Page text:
U.S. stocks fell on disappointing retail results and small-cap shares retreated after two days of gains. Emerging-market equities dropped from a six-month high amid political concerns in Thailand and Indonesia, while nickel led industrial metals lower.
The Standard & Poor’s 500 (CME:SPM14) Index dropped 0.4 percent at 9:55 a.m. in New York, while the Russell 2000 Index of small companies sank 1.1 percent. The MSCI Emerging Markets Index lost 0.3 percent after closing yesterday at the highest since October. The SET Index in Bangkok declined 1.1 percent after Thailand declared martial law, while shares in Jakarta dropped the most in five weeks. Nickel fell 2.7 percent after yesterday rising the most in 20 months. Wheat jumped 1 percent on worsening crop conditions.
Retail shares in the S&P 500 retreated 0.6 percent as companies from Dick’s Sporting Goods Inc. to Staples Inc. issued forecasts that fell short of analyst estimates. Thailand’s Army Chief Prayuth Chan-Ocha said the imposition of martial law is not a coup and is aimed at keeping order. In Indonesia, opponents of the presidential frontrunner formed a coalition with the nation’s second-biggest party.
“We need some positive triggers to move the market higher,” said Espen Furnes, who helps oversee about $85 billion at Storebrand Asset Management in Oslo. “Macro data are still sending clear signals towards a further improvement in the economy. The only issue is that the pricing of U.S. equities is getting less attractive. That could make the market more vulnerable to a possible correction at some point.”
Editor's note: This is the inaugural week of FUTURES.com offering a live, streaming squawk box commentary from the S&P trading pits in Chicago.
Staples retreated 11 percent after its earnings forecast was less than estimated. Dick’s dropped 16 percent, while TJX Cos. sank 6.1 percent after cutting the top end of its full-year projection.
Home Depot Inc. rallied 1.9 percent even as the largest U.S. home-improvement retailer’s profit trailed some analysts’ estimates.
The S&P 500 climbed 0.4 percent yesterday in one of the slowest trading days of the year. The benchmark gauge ended little changed last week after reaching a record on May 13. The index trades at 16 times estimated earnings, compared with a five-year average of 14.3 times, according to data compiled by Bloomberg.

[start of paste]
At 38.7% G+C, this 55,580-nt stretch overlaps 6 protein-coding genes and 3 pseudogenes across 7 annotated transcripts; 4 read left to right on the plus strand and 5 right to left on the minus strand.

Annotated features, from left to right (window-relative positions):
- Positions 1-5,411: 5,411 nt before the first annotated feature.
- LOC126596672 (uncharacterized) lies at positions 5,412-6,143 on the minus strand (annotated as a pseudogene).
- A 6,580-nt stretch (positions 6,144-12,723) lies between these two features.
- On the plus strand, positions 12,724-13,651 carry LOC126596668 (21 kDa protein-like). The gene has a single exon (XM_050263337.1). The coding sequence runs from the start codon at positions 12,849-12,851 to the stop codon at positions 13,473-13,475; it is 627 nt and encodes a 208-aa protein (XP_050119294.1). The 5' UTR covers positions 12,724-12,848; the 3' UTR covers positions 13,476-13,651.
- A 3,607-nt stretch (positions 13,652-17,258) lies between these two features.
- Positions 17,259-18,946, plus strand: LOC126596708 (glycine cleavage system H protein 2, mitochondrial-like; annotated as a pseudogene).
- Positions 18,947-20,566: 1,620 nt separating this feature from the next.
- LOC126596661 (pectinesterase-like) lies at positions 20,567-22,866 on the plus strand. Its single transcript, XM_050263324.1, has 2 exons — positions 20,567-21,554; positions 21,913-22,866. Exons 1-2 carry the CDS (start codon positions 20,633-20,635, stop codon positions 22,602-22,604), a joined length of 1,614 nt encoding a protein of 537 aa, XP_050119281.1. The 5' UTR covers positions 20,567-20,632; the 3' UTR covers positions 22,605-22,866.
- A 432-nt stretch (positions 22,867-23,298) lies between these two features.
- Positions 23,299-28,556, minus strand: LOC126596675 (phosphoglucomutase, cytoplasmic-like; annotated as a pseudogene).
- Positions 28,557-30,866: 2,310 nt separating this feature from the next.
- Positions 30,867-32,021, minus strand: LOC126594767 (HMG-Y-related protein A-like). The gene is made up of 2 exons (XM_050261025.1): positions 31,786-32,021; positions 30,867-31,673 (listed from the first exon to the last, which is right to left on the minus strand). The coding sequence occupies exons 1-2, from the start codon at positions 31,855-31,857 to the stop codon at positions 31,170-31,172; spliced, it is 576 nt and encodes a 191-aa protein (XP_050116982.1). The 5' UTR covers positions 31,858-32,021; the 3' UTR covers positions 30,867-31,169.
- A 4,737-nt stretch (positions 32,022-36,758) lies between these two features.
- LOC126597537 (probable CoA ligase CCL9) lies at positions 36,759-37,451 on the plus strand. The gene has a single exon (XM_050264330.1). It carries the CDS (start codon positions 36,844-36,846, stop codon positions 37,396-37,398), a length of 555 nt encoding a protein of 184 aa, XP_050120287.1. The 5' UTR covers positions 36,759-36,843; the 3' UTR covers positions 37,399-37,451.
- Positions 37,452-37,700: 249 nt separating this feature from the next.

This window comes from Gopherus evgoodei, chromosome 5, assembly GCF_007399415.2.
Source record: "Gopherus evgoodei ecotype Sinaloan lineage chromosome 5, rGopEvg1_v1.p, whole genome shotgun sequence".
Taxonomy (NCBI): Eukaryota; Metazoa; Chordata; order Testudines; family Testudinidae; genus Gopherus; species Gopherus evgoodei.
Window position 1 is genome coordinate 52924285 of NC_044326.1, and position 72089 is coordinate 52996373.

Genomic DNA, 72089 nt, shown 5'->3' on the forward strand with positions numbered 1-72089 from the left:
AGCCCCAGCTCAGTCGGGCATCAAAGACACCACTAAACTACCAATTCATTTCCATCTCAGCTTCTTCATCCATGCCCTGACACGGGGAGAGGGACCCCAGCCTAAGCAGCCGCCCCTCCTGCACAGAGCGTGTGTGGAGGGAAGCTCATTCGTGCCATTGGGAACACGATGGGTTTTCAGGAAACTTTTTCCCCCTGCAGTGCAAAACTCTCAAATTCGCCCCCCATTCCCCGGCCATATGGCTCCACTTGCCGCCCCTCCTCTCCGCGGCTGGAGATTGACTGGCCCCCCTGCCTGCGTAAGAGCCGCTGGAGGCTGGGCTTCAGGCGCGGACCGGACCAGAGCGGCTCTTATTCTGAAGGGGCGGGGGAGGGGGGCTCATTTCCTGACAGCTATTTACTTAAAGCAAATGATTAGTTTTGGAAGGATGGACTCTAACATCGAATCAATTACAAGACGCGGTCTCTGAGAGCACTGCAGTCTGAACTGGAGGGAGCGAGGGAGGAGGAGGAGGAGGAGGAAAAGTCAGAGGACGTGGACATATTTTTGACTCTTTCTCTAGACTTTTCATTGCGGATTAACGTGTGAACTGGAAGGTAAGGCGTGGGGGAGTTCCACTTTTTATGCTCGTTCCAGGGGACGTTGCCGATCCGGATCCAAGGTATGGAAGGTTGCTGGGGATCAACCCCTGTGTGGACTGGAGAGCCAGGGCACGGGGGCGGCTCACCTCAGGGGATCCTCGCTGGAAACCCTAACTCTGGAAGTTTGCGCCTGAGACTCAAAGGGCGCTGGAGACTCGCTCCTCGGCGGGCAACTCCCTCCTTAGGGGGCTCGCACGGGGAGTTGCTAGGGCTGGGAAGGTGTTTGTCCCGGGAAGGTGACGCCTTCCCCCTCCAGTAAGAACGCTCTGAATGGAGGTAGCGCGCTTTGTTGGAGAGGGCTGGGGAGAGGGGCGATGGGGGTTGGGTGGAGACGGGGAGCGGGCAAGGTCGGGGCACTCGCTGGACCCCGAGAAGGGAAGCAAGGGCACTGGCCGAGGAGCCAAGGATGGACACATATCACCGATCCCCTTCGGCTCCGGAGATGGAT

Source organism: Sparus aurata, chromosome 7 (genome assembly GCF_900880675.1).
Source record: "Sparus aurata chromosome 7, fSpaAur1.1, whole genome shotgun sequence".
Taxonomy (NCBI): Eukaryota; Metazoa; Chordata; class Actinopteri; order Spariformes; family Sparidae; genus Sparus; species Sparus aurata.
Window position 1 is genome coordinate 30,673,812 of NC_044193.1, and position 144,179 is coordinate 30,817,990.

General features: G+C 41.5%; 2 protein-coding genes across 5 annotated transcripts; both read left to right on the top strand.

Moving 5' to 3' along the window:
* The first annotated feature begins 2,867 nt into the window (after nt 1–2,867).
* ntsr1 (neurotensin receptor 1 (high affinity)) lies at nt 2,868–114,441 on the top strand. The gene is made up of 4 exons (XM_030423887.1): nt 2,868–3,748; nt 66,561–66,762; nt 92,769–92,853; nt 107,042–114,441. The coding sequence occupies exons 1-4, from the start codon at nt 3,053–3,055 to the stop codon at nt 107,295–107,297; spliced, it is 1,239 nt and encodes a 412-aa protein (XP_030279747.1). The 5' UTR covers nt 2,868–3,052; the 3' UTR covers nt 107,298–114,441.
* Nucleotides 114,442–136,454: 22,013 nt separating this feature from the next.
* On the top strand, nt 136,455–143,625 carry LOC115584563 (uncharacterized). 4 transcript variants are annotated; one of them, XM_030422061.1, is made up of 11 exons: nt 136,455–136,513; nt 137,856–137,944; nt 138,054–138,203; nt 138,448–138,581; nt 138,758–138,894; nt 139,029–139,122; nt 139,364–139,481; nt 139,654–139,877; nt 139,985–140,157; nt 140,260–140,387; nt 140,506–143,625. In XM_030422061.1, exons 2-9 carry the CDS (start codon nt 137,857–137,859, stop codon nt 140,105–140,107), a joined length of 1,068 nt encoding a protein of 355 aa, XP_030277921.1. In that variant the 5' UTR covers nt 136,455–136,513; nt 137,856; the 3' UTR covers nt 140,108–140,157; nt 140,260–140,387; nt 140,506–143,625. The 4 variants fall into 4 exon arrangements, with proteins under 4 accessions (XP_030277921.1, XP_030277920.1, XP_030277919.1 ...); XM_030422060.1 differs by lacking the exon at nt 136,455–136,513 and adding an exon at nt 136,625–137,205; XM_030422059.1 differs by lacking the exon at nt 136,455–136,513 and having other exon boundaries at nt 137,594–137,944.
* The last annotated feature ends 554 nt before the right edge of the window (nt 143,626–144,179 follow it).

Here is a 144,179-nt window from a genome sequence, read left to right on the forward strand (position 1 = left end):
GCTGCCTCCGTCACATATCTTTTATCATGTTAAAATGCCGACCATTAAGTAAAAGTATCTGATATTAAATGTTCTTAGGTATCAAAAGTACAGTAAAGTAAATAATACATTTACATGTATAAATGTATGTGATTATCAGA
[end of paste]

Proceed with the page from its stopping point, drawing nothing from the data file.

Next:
The Russell 2000 fell 3.3 percent over three days last week before rebounding 0.6 percent on May 16 and a further 1 percent yesterday. The gauge is 8.7 percent below its record from March.
The Federal Reserve said last month the economy is showing signs of picking up and the job market is improving. There are no economic reports scheduled for today. The central bank will release minutes from its latest meeting tomorrow. Three rounds of bond purchases have helped send the S&P 500 up 179 percent from a 12-year low in 2009.
In Europe, the benchmark index was little changed near a six-year high as investors weighed corporate earnings. Three shares advanced for every two that declined in the Stoxx Europe 600, according to data compiled by Bloomberg.
Vodafone Group Plc fell 4.9 percent after predicting profit will drop this year. Marks & Spencer Group Plc declined 1.3 percent after the U.K.’s biggest clothing retailer reported a third straight drop in annual profit.
HSBC Holdings Plc slid 1 percent and Credit Agricole SA lost 0.4 percent. The European Union’s antitrust arm accused the two banks and JPMorgan Chase & Co. of colluding to manipulate interbank lending rates.
Credit Suisse Group AG added 0.9 percent after Switzerland’s second-biggest bank agreed to pay $2.6 billion for helping Americans hide money from the Internal Revenue Service, concluding a three-year probe by the U.S.
The Jakarta Composite Index slid 2.4 percent and rupiah retreated 0.5 percent versus the dollar. The Thai baht dropped 0.1 percent after losing as much as 0.6 percent.
“There is some profit taking in Indonesia because the presidential election might be tougher than expected and the political crisis in Thailand continues affecting the stocks,” Hertta Alava, head of emerging markets at FIM Asset Management Ltd. in Helsinki, said by e-mail.
Dubai’s DFM General Index tumbled 4.1 percent, the steepest decline among 93 global equity indexes tracked by Bloomberg, to the lowest level in more than a month. The measure has lost 12 percent in five days of declines, headed for the longest rout in almost two years, data compiled by Bloomberg show.
Russia’s Micex Index rose 0.1 percent and the ruble also added 0.1 percent. Soldiers in three Russian regions bordering Ukraine have started to return to their bases after receiving an order from Defense Minister Sergei Shoigu, Russian state TV reported today.
The pound appreciated 0.2 percent to 81.39 pence per euro after reaching 81.20 pence, the strongest level since January 2013. Sterling rose 0.1 percent to $1.6835. Annual inflation quickened to 1.8 percent in April from 1.6 percent a month earlier, compared with a median estimate of 1.7 percent in a Bloomberg survey.
The yield on Italy’s 10-year bond rose eight basis points to 3.22 percent, after reaching 3.24 percent, the highest since April 4. Spain’s 10-year rate added four basis points to 3.05 percent.
European Central Bank Governing Council member Ewald Nowotny said negative deposit rates for the euro area “must still be thoroughly discussed,” raising the possibility that stimulus measures next month will disappoint investors.
The S&P GSCI gauge of 24 commodities dropped 0.1 percent as wheat advanced the most in two weeks after a government report yesterday showed crop conditions deteriorated. Copper dropped 1.1 percent. West Texas Intermediate crude fell 0.3 percent to $102.35 a barrel.
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